If timing is everything as some insist, then the HYPER-X Program was really the victim of bad timing. It is both intriguing and distressing to ponder what would have been the case if HX Flight No. 1 had been successful. The likely answer is that at least one of the anticipated follow-on scramjet flight research programs (i.e., X-43B, X-43C, and X-43D) would have been developed and flown. Thanks to Murphy’s ubiquitous influence, we’ll never know.

Posted in Aerospace, Final Flight, History

Goddard: The Original Rocket Man

Eighty-five years ago this month, pioneering rocket scientist Robert H. Goddard and staff fired a liquid-fueled rocket to a record altitude of 7,500 feet above ground level. The record-setting flight took place at Roswell, New Mexico.

Robert Hutchings Goddard was born in Worcester, Massachusetts on Thursday, 05 October 1882. He was enamored with flight, pyrotechnics, rockets and science fiction from an early age. By the time he was 17, Goddard knew that his life’s work would combine all of these interests.

Goddard was a sickly youth, but spent his well moments as a voracious reader of all manner of science-oriented literature. He graduated in 1904 from South High School in Worcester as the valedictorian of his class. He matriculated at Worcester Polytechnic and graduated with a Bachelor of Science degree in physics in 1908. A Master of Science degree and Ph.D. from Worcester’s Clark University followed in 1910 and 1911, respectively.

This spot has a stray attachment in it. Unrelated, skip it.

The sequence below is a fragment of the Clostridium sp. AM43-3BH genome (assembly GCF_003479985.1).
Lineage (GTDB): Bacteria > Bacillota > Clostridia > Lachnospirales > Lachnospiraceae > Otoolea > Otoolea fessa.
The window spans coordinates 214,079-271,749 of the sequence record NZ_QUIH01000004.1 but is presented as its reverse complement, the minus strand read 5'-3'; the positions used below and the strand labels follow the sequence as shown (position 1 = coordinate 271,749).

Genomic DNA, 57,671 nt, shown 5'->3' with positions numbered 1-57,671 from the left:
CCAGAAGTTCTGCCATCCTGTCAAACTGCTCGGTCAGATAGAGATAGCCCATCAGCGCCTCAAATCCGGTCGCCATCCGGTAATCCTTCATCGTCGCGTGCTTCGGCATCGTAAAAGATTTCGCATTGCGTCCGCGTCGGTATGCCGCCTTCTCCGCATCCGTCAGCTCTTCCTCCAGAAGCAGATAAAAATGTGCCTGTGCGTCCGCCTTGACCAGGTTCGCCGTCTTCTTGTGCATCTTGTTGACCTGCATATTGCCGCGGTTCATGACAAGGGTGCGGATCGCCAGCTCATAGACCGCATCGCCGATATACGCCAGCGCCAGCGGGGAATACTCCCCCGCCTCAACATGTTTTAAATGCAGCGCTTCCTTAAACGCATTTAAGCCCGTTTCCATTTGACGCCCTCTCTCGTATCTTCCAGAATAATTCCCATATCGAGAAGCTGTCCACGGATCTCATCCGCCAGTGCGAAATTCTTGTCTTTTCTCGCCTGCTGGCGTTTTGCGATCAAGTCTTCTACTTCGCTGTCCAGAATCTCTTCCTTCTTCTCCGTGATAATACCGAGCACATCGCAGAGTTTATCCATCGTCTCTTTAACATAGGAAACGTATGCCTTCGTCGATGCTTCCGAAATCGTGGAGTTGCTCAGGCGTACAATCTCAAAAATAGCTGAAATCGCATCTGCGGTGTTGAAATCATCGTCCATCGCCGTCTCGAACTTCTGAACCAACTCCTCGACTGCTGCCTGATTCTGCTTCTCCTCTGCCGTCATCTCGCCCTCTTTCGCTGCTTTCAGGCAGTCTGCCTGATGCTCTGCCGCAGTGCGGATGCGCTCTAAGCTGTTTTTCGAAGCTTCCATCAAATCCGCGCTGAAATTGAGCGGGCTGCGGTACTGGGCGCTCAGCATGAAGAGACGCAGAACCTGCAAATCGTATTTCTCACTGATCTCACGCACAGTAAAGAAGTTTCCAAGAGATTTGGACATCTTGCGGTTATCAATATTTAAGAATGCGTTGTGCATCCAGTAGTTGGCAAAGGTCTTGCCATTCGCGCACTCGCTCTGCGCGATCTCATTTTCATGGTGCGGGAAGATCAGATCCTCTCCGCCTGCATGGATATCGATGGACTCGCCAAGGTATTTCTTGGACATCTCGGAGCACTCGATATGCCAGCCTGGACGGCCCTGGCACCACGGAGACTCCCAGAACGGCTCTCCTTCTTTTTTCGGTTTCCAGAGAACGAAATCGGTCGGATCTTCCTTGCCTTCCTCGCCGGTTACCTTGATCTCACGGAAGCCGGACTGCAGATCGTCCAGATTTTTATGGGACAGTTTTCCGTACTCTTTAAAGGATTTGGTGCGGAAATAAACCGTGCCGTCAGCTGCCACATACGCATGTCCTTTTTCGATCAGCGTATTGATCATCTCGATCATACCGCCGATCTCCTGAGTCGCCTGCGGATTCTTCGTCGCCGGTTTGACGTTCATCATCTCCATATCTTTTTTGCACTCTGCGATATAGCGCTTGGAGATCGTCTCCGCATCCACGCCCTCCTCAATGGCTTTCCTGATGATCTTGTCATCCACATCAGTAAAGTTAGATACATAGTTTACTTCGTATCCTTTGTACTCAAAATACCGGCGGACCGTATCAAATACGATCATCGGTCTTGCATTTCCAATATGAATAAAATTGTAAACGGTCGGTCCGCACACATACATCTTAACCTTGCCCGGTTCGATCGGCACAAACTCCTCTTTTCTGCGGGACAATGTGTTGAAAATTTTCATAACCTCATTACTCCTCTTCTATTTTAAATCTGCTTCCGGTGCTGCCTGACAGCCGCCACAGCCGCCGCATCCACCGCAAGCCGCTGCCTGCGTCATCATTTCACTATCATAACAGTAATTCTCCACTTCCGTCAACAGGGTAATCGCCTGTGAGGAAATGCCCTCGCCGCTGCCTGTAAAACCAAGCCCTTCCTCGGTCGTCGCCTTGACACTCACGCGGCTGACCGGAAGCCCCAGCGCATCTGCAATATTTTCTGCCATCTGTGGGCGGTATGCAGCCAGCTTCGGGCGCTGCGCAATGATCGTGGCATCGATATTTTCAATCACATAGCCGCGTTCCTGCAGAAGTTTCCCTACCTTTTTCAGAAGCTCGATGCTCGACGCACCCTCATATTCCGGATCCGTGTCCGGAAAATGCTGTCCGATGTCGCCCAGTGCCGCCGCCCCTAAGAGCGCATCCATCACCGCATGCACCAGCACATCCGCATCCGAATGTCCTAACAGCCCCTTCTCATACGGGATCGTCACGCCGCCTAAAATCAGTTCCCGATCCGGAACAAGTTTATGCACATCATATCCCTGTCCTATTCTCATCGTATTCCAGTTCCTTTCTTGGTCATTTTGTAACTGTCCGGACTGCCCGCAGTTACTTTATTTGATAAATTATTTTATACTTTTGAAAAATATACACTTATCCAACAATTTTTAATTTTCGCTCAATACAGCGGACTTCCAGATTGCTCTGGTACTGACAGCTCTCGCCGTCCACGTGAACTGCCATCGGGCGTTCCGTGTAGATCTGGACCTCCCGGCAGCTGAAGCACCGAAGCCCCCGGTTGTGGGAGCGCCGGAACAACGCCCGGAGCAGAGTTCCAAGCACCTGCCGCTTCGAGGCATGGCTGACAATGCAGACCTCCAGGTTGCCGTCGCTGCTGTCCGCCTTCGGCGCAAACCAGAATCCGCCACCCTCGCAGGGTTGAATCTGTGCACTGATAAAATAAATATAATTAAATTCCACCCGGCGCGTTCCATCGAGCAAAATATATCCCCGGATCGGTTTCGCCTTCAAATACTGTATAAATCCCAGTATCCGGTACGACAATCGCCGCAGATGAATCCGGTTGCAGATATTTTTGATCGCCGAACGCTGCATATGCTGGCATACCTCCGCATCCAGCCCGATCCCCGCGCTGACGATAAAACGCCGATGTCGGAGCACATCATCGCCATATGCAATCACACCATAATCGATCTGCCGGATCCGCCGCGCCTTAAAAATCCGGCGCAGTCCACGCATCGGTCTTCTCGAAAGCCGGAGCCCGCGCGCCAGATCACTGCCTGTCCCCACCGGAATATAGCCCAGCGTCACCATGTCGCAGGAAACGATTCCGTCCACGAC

Goddard spent the next eight years of his life working on numerous propulsion and rocket-related projects. Then, in 1919, he published his now-famous scientific treatise entitled A Method of Reaching Extreme Altitudes. In that paper, the press glommed on to Goddard’s passing mention that a multi-staged rocket could conceivably fly all the way to the Moon.

Goddard was roundly ridiculed for his fanciful prognostications about Moon flight. The New York Times was especially derogatory in its estimation of Goddard’s ideas and accused him of junk science. A Times editorial even criticized Goddard for his ”misconception” that a rocket could produce thrust in the vacuum of space.

Even the U.S. government largely ignored Goddard. This scornful treatment to which Goddard was subject hurt him profoundly. So much so that he spent the remainder of his life alienated from the denizens of the press as well as the dolts of governmental employ.

Despite the blow to his professional reputation, Goddard resolutely pressed on with his rocket research. Indeed, after more that five years of intense development effort, Goddard and his staff launched the first liquid-fueled rocket on Tuesday, 16 March 1926 in Auburn, Massachusetts. The flight duration was short (2.5 seconds) and the peak altitude tiny (41 feet), but Goddard proved that liquid rocket propulsion was feasible.

Goddard’s liquid-fueled rocket testing would ultimately lead him from the countryside of New England to the desert of the Great South West. With financial support from Harry Guggenheim and the public backing of Charles Lindbergh, Goddard transferred his testing activities to Roswell, New Mexico in 1930. He would continue liquid-fueled rocket testing there until May 1941.

On Friday, 31 May 1935, experimental rocket flight A-8 took to the air from Goddard’s Roswell, New Mexico test site at 1430 UTC. Roughly 15 feet in length and weighing approximately 90 pounds at lift-off, the 9-inch diameter A-8 achieved a maximum altitude of 7,500 feet (1.23 nautical miles) above the desert floor. Only a flight in March of 1937 would go higher (9,000 feet).